Thanking America's Armed Forces - Active Duty US Military Offered Free Entrance to National Parks
Contact: Shannan Marcak, 928-638-7958
Grand Canyon, Ariz. - On Saturday, May 19, 2012 - Armed Forces Day - the National Park Service will begin issuing an annual pass offering free entrance to all 397 national parks for active duty military members and their dependents.
"Grand Canyon National Park is proud to recognize the brave men and women who sacrifice so much to protect our country," said park Superintendent Dave Uberuaga. "It is our hope that a visit to the Grand Canyon will offer an opportunity for active duty military personnel to rejuvenate and spend quality time having fun with their families."
Active duty members of the U.S. Military and their dependents can pick up the new pass at Grand Canyon National Park entrance stations beginning May 19.Those wishing to obtain a pass must show a current, valid military identification card. More information is available at www.nps.gov/findapark/passes.htm.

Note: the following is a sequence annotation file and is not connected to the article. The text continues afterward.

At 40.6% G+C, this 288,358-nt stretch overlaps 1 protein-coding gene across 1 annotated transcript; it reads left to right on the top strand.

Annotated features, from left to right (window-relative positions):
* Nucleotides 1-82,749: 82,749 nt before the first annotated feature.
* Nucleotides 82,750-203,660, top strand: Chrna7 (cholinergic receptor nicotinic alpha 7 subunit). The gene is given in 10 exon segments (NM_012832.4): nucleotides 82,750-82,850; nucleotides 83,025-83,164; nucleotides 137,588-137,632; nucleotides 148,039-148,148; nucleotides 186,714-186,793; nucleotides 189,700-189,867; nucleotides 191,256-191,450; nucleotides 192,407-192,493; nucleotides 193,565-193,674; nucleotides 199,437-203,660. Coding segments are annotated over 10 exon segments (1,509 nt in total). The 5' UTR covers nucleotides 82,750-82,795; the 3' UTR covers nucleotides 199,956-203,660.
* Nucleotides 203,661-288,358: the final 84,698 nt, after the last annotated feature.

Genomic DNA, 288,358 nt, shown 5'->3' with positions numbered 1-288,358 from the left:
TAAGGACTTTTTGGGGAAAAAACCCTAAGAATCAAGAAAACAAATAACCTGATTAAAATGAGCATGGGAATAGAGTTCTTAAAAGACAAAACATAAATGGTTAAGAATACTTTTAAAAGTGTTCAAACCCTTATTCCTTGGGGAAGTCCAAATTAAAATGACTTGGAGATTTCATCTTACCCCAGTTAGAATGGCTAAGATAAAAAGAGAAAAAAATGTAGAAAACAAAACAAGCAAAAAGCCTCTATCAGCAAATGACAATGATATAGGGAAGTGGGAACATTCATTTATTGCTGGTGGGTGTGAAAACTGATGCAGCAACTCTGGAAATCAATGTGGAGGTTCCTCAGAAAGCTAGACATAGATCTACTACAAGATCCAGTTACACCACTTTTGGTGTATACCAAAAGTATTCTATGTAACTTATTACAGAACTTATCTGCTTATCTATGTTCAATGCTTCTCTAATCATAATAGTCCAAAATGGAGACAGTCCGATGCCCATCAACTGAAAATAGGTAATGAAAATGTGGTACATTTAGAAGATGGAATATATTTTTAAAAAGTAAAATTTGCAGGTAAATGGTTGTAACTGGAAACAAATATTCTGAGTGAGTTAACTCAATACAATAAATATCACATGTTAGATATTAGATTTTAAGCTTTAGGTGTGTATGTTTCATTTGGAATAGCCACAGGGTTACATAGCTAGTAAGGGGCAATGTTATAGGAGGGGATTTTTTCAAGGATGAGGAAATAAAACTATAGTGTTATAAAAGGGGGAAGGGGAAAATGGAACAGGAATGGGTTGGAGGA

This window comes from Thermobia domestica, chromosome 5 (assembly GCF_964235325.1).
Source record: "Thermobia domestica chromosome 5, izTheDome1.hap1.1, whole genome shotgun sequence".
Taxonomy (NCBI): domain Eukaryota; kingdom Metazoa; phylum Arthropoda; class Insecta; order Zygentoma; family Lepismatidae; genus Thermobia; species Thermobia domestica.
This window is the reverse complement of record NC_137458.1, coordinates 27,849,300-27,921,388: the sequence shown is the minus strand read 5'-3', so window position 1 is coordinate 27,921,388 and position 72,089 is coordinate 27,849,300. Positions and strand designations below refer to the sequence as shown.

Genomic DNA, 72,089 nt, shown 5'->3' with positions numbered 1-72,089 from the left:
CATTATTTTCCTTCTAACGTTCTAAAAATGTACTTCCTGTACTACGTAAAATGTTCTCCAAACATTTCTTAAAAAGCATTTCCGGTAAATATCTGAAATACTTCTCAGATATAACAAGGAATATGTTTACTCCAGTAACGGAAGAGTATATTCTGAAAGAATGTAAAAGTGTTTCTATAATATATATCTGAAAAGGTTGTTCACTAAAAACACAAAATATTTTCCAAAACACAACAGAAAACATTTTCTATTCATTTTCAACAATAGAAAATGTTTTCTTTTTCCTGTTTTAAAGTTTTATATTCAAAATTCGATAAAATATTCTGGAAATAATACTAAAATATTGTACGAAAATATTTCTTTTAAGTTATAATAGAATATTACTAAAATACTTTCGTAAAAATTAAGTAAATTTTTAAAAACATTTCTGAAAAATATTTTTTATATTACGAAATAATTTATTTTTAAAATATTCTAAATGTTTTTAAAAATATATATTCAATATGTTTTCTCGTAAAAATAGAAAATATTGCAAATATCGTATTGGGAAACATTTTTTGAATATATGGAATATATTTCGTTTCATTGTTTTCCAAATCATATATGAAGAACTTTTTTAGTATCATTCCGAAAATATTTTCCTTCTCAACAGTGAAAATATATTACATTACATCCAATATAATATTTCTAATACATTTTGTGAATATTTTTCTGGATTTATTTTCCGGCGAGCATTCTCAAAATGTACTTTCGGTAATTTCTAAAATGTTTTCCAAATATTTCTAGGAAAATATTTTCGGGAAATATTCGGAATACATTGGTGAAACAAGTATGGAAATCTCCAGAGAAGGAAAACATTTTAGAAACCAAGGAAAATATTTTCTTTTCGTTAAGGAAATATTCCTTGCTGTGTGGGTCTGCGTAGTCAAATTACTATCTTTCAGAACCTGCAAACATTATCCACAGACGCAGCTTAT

This military version of the America the Beautiful National Parks and Federal Recreational Lands Pass also permits free entrance to sites managed by the U.S. Fish & Wildlife Service, the Bureau of Land Management, the Bureau of Reclamation, and the U.S. Forest Service. The pass is also available at these locations.
"Through the years, military members, especially those far from home in times of conflict, have found inspiration in America's patriotic icons and majestic landscapes, places like the Statue of Liberty and the Grand Canyon that are cared for by the National Park Service and symbolize the nation that their sacrifices protect," said National Park Service Director Jonathan B. Jarvis. "This new pass is a way to thank military members and their families for their service and their sacrifices."
National parks and the military have strong ties going back to the establishment of Yellowstone as the world's first national park in 1872. The U.S. Cavalry watched over America's national parks, serving as the first park rangers until the National Park Service was created 44 years later. During World War II, many parks were set aside for the training and care of military personnel. Today, dozens of national parks commemorate military battles and achievements.
For information on visiting Grand Canyon National Park, please go to the park's web site at www.nps.gov/grca.
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